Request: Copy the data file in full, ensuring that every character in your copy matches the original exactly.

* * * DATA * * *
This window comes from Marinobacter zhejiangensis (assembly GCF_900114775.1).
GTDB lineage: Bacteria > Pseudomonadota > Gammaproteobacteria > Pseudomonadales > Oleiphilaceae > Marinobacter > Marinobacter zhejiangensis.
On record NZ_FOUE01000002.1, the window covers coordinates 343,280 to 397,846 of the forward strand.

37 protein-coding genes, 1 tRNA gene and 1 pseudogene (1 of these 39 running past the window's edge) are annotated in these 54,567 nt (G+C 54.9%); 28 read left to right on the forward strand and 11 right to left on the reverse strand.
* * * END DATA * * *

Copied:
This window comes from Marinobacter zhejiangensis (assembly GCF_900114775.1).
GTDB lineage: Bacteria > Pseudomonadota > Gammaproteobacteria > Pseudomonadales > Oleiphilaceae > Marinobacter > Marinobacter zhejiangensis.
On record NZ_FOUE01000002.1, the window covers coordinates 343,280 to 397,846 of the forward strand.

37 protein-coding genes, 1 tRNA gene and 1 pseudogene (1 of these 39 running past the window's edge) are annotated in these 54,567 nt (G+C 54.9%); 28 read left to right on the forward strand and 11 right to left on the reverse strand.